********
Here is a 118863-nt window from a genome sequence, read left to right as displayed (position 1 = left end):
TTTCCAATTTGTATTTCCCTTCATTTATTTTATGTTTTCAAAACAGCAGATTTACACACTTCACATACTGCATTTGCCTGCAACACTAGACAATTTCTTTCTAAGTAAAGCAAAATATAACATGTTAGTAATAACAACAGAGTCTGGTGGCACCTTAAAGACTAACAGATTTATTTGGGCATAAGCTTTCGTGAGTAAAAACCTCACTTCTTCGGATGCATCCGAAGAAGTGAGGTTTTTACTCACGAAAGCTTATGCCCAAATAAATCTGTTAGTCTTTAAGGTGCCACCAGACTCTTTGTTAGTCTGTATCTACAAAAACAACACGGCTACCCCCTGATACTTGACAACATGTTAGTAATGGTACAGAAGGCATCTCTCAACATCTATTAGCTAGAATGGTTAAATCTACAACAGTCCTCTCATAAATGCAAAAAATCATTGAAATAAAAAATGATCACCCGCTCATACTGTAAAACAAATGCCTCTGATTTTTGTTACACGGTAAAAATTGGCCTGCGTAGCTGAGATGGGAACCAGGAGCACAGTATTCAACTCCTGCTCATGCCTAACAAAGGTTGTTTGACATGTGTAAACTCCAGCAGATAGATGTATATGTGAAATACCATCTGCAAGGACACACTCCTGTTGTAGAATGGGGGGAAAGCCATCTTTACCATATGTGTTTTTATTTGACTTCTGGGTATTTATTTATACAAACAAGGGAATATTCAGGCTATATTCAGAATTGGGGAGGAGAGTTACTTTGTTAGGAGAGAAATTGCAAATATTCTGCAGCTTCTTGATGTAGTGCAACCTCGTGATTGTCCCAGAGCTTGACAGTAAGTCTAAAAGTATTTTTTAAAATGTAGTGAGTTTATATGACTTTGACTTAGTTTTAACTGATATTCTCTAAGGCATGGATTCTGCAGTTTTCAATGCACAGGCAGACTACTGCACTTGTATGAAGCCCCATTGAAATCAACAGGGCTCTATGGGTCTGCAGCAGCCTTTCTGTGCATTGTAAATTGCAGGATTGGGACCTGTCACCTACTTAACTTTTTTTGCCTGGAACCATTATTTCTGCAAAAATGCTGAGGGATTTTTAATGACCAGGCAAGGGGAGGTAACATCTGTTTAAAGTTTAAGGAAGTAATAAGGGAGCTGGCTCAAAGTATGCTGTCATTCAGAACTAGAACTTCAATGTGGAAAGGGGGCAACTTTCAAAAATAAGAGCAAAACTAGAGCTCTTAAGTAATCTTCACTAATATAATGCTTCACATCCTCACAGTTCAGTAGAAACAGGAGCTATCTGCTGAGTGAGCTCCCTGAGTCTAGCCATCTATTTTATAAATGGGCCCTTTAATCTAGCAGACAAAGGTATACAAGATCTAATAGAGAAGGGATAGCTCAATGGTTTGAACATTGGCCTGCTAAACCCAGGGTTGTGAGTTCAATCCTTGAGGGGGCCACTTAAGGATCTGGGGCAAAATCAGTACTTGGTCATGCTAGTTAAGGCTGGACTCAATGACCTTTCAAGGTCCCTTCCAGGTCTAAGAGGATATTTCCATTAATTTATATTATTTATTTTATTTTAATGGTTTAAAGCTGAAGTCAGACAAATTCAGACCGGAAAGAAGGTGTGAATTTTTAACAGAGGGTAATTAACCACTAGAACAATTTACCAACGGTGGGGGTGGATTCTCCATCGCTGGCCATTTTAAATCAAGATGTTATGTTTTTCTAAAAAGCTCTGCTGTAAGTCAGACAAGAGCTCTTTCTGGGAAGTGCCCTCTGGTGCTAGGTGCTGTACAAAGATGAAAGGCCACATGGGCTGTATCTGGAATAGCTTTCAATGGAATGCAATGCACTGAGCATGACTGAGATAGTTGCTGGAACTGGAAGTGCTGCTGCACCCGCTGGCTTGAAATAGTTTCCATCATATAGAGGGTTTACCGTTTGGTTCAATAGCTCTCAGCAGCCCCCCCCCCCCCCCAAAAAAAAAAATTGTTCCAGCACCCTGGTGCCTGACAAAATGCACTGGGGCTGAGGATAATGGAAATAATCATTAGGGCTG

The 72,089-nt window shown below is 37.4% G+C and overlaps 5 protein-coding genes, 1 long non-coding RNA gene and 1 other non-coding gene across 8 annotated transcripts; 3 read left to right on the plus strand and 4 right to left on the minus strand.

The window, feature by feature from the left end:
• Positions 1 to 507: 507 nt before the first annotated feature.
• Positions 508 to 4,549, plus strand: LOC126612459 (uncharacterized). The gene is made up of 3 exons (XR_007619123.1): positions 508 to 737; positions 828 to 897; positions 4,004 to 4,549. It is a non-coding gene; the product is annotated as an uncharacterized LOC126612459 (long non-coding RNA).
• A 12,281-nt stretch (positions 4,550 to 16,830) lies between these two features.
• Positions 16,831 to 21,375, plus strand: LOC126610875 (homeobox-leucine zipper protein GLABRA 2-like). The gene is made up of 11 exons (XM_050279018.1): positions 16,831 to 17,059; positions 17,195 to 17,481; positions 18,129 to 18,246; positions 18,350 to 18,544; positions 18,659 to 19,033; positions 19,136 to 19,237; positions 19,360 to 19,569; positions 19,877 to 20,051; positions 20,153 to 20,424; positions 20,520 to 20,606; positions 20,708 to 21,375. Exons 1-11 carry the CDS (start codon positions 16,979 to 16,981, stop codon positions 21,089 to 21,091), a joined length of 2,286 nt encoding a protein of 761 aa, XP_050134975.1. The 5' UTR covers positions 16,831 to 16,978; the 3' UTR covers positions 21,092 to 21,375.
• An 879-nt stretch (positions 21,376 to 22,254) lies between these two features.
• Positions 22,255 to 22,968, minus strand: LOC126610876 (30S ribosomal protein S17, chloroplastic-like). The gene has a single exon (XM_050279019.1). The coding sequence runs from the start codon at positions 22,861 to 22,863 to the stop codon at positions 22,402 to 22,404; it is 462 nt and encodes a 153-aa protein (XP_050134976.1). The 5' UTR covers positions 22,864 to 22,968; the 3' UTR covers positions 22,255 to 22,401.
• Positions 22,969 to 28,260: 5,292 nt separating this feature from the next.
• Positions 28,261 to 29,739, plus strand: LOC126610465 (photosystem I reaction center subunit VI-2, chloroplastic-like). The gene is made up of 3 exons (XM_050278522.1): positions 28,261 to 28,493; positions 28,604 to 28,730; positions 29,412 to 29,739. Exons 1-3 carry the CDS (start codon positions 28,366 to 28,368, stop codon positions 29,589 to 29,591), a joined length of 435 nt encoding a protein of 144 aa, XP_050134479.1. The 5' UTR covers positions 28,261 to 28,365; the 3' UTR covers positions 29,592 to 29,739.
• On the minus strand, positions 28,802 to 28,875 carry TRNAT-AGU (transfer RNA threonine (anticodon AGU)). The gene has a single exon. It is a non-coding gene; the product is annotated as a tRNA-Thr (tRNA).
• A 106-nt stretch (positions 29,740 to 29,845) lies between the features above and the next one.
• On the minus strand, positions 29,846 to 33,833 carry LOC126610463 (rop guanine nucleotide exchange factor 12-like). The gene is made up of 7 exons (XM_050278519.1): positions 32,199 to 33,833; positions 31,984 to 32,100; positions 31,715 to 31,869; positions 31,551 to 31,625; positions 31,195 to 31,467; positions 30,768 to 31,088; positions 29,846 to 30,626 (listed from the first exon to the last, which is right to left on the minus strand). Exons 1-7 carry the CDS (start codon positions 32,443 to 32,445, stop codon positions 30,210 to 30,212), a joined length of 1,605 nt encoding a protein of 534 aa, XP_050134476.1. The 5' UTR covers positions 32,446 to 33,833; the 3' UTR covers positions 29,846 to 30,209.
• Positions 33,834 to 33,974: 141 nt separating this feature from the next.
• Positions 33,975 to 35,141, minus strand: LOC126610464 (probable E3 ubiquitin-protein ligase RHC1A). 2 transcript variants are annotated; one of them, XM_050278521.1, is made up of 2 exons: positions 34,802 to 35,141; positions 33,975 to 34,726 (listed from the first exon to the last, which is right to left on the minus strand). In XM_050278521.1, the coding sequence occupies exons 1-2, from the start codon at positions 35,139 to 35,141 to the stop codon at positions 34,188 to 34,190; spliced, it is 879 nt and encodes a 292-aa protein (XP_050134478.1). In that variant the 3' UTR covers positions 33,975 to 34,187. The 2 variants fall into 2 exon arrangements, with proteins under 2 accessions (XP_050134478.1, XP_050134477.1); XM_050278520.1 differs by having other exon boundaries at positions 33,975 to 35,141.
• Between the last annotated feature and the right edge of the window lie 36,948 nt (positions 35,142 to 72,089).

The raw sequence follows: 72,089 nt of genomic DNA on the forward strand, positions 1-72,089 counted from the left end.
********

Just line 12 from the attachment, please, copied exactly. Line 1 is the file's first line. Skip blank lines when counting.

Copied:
• Positions 28,261 to 29,739, plus strand: LOC126610465 (photosystem I reaction center subunit VI-2, chloroplastic-like). The gene is made up of 3 exons (XM_050278522.1): positions 28,261 to 28,493; positions 28,604 to 28,730; positions 29,412 to 29,739. Exons 1-3 carry the CDS (start codon positions 28,366 to 28,368, stop codon positions 29,589 to 29,591), a joined length of 435 nt encoding a protein of 144 aa, XP_050134479.1. The 5' UTR covers positions 28,261 to 28,365; the 3' UTR covers positions 29,592 to 29,739.